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NAU Study: Fish And Frogs Swim Slower After Pesticide Exposure

(Photo courtesy of U.S. Fish and Wildlife Service)
Northern Arizona University biologists reviewed studies that focused on the effects of pesticides on fish and frogs.

Fish and frogs swim slower when they’re exposed to pesticides, according to a review study by two Northern Arizona University biologists.

Molly Shuman-Goodier and Catherine Propper compiled data from dozens of laboratory experiments. They found, on average, fish and amphibians swam 35 percent slower and were 72 percent less active after pesticide exposure.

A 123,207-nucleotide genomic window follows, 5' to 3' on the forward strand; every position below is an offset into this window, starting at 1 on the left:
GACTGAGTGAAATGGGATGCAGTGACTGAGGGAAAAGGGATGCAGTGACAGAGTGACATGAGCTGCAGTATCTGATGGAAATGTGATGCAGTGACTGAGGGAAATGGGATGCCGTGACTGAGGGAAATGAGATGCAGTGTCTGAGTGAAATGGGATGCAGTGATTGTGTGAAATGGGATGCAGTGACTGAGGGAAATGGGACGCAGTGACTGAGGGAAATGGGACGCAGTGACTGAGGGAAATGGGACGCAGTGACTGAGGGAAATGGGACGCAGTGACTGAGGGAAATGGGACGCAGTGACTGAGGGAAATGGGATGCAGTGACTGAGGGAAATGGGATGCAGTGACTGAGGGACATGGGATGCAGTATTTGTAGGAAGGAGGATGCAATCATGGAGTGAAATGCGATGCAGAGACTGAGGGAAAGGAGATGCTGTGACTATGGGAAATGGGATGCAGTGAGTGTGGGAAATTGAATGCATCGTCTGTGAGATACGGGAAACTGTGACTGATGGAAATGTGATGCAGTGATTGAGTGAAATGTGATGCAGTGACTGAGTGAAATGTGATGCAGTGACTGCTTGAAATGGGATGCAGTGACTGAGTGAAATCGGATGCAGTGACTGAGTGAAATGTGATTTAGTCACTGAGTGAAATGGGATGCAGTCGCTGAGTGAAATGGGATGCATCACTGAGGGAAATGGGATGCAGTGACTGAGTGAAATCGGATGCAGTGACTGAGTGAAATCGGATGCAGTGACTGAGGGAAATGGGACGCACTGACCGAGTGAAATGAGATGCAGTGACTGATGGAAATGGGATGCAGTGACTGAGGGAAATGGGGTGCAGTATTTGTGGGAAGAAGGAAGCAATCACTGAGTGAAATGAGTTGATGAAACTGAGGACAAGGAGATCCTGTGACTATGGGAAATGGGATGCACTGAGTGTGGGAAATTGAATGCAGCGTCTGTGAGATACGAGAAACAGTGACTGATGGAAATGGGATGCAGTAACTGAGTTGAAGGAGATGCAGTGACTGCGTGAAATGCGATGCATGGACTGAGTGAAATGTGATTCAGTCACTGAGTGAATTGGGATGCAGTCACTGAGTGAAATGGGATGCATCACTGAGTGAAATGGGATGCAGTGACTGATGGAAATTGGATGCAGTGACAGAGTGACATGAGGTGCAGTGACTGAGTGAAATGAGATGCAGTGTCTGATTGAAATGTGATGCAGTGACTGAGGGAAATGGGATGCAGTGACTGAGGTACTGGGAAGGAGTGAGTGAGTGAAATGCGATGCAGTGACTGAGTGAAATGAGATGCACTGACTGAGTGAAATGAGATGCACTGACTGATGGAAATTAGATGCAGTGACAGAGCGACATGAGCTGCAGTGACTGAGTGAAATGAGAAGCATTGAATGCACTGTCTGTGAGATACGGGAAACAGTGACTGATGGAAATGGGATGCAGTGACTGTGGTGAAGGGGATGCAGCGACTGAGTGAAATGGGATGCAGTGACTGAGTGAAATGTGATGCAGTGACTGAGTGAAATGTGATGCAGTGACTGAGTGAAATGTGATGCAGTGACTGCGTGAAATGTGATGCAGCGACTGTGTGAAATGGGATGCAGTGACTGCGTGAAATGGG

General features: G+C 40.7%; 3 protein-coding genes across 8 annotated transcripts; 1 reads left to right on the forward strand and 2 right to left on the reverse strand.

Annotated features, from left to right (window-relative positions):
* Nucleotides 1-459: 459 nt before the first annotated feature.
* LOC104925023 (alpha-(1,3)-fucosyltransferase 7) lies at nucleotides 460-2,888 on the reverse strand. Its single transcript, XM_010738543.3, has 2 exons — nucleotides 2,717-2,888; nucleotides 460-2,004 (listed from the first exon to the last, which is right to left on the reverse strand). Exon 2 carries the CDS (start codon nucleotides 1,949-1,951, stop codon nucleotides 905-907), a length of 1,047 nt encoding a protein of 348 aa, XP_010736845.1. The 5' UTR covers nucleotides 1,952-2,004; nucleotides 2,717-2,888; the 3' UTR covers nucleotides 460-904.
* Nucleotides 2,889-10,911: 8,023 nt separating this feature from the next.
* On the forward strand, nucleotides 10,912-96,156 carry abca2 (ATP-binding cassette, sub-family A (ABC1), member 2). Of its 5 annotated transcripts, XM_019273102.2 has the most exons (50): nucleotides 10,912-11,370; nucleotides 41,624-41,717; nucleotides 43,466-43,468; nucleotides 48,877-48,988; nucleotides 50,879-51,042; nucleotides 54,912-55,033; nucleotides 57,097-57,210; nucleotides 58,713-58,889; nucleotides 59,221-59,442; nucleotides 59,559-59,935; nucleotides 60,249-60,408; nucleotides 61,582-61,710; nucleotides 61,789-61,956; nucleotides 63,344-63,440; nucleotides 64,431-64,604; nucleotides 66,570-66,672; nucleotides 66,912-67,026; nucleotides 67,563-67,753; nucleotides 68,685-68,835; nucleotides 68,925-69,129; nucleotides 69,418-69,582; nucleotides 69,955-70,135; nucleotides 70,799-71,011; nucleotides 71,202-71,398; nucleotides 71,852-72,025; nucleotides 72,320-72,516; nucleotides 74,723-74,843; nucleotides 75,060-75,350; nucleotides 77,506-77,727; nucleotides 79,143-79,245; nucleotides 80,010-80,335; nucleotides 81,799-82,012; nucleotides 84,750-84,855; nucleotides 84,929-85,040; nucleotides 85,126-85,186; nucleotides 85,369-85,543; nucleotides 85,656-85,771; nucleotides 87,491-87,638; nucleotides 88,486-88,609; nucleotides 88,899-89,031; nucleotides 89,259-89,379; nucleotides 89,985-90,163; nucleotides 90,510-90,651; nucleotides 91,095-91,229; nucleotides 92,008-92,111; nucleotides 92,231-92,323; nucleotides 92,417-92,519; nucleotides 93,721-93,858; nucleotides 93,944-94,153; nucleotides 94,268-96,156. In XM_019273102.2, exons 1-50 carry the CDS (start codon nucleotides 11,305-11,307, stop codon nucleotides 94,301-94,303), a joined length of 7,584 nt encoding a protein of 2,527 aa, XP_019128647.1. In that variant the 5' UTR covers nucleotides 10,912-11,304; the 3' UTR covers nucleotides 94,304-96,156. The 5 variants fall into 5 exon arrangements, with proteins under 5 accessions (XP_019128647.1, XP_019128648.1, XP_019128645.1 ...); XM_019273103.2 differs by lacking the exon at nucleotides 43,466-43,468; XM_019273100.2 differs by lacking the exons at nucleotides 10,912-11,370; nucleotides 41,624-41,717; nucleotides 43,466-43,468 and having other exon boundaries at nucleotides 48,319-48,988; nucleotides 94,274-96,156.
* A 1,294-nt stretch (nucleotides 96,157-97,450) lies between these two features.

Propper said that result was consistent for almost every kind of chemical tested.

“I didn’t think that we would see it across such a wide range of pesticides so consistently, but we did,” she said. “And that leads to some concerns about environmental exposure for organisms.”  

Sluggish fish and frogs might have trouble finding food or mates, and can be more vulnerable to predation. Propper points to a need for more research on how small doses of pesticides affect animal behavior and potentially human health.

The study appeared in Science of The Total Environment .

Melissa grew up in Tucson, Arizona, where she fell in love with the ecology and geology of the Sonoran desert. She has a B.S. in Environmental Science from the University of Arizona and an M.FA. in Creative Writing and Environment from Iowa State University.